U.S. Department of Justice
United States Attorney
District of Maryland
District of Maryland
For Immediate Release
February 28, 2011
Rod J. Rosenstein, United States Attorney
Contact: Vickie LeDuc
White Hall, Maryland Resident and Company Plead Guilty to Conspiring to Illegally Distribute Explosive Materials
Baltimore, Maryland – Dennis Coster, age 58, of White Hall, Maryland, and the company he operated, Fireworks Productions, Inc., pleaded guilty today to conspiracy to deal in xplosive materials and to create a false entry in a required record.
The guilty pleas were announced by United States Attorney for the District of Maryland Rod J. Rosenstein; Assistant Attorney General Tony West; Special Agent in Charge Theresa R. Stoop of the Bureau of Alcohol, Tobacco, Firearms and Explosives – Baltimore Field Division; and Chairman Inez Tenenbaum of the U.S. Consumer Product Safety Commission.
According to the statement of facts, from January 2000 through July 2005, in order to increase their profits, Dennis Coster and Fireworks Productions, Inc. sold display fireworks to an individual who was not licensed to purchase them, and who then illegally resold the fireworks.
In an effort to conceal the scheme of diverting and reselling the display fireworks, Dennis Coster and Fireworks Productions, Inc. admitted that they created invoices that underrepresented the quantity of display fireworks that were actually sold to the co-conspirator to conceal the diversion of explosive materials and to prevent ATF from discovering the diversion. These invoices were then maintained in Fireworks Productions, Inc.’s files.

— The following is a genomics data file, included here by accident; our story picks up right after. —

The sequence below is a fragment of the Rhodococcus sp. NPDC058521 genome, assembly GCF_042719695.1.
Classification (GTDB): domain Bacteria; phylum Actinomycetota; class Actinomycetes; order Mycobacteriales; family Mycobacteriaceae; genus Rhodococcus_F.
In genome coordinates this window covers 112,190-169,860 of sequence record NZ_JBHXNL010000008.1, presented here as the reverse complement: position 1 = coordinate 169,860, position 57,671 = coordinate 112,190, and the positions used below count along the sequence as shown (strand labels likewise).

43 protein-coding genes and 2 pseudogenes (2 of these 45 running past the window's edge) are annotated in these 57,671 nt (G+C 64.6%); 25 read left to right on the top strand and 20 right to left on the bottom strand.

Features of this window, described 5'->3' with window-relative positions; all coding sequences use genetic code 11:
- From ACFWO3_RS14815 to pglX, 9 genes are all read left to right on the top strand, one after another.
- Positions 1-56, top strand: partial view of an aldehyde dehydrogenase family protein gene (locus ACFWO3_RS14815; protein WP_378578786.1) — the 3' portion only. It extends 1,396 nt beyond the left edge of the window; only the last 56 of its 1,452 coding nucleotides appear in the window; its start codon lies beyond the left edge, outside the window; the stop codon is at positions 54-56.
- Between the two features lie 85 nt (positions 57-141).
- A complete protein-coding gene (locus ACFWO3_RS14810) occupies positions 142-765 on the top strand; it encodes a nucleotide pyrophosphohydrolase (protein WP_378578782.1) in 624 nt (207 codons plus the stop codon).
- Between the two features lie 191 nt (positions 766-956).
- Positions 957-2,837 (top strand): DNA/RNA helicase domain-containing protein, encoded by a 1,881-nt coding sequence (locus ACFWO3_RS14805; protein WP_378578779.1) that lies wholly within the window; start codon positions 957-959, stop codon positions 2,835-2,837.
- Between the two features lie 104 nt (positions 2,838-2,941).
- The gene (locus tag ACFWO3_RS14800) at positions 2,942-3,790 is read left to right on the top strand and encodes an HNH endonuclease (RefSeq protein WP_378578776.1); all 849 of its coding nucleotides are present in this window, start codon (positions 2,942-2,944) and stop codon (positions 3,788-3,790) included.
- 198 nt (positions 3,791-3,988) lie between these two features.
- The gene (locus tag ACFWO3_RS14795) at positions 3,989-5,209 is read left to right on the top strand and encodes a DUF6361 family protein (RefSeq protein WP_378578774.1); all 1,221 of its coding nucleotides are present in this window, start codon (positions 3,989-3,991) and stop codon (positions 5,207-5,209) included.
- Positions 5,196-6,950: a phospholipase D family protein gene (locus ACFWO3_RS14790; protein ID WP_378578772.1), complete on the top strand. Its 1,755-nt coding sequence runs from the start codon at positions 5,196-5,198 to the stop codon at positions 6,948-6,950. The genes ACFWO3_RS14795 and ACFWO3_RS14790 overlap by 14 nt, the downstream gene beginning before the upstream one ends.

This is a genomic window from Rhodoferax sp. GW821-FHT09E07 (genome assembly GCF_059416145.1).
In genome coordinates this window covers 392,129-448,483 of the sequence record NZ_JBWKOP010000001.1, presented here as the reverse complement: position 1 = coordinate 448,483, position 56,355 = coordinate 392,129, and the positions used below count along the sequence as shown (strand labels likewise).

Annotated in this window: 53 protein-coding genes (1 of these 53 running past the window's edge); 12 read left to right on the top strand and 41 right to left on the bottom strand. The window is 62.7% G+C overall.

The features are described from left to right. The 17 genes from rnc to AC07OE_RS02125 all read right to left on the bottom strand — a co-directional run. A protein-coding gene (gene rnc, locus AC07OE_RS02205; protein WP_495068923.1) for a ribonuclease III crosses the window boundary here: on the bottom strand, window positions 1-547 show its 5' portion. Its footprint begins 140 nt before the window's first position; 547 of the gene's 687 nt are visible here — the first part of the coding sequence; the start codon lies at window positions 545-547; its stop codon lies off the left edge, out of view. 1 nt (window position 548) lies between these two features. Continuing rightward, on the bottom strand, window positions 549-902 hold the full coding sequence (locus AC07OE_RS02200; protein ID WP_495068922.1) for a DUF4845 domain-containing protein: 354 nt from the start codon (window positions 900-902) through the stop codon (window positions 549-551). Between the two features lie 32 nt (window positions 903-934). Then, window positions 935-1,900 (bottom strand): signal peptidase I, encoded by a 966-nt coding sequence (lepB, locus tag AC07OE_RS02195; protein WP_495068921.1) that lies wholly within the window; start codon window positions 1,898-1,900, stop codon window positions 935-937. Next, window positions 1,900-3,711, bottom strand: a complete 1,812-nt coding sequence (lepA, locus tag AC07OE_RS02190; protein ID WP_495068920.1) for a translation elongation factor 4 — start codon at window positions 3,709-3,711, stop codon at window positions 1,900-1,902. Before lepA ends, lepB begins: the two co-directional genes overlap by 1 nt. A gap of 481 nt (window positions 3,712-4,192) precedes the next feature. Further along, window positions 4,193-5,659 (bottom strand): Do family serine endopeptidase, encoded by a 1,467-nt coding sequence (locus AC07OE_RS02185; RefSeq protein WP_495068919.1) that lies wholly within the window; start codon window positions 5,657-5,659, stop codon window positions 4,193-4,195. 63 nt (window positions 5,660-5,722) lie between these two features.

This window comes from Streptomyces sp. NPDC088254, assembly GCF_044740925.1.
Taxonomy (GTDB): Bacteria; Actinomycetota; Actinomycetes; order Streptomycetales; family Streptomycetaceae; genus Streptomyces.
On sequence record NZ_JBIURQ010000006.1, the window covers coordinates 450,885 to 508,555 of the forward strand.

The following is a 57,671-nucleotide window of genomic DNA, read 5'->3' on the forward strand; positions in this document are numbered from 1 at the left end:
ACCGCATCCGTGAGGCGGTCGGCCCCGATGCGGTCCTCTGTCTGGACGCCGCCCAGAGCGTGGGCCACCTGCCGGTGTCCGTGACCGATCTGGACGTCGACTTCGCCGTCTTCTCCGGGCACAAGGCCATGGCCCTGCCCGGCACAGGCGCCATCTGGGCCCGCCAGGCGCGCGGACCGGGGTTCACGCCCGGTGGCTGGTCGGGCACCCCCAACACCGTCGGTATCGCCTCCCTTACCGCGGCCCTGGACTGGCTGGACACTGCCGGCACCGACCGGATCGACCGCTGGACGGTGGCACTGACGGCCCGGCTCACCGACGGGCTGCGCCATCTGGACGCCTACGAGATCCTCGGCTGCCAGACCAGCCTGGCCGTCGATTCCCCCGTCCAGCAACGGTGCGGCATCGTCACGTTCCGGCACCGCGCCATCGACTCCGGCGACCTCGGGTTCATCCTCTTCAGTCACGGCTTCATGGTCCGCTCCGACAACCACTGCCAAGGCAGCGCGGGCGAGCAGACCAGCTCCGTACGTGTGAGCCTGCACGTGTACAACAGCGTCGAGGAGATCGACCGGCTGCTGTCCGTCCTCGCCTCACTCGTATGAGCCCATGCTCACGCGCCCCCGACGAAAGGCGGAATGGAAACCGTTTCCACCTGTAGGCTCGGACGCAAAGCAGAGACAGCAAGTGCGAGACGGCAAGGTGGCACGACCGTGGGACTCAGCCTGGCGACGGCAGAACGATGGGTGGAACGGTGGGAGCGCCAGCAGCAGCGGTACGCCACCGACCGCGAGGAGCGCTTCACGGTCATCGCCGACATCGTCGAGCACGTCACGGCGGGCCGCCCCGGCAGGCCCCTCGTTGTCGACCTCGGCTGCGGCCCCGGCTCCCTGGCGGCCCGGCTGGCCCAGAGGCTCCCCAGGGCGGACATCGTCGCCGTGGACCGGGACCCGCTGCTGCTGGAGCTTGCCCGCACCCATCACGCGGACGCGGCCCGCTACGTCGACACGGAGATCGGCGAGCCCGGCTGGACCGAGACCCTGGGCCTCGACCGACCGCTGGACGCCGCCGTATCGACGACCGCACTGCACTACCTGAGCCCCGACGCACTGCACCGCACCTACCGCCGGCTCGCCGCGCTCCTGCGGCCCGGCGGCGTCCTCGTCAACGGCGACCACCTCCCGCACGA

Display fireworks are the large fireworks that are intended to be used in shows, under the supervision of a trained pyrotechnician. Due to the danger presented by these explosives, federal law requires that any person dealing in display fireworks must first obtain a federal explosives license or permit from ATF. The latest report from the Consumer Product Safety Commission indicates that there were reports of seven fireworks-related deaths and an estimated 7,000 hospital emergency room treated injuries in 2008.
Coster faces a maximum of 10 years in prison for conspiracy to deal in explosive materials and to create a false entry in a required record. As part of his plea agreement, Coster has agreed to forfeit three bank accounts which will partially satisfy a forfeiture order of $437,000, the value of the proceeds of the offense. The company has agreed to pay a $65,000 criminal fine. U.S. District Judge Marvin J. Garbis has scheduled sentencing for June 20, 2011, at 10:30 a.m.
Today’s guilty pleas are the result of a joint investigation by the Consumer Product Safety Commission and the Bureau of Alcohol, Tobacco, Firearms, and Explosives. The case is being prosecuted by Trial Attorneys Jessica Gunder and Richard Goldberg from the Department of Justice’s Office of Consumer Litigation and Assistant U.S. Attorney Paul E. Budlow.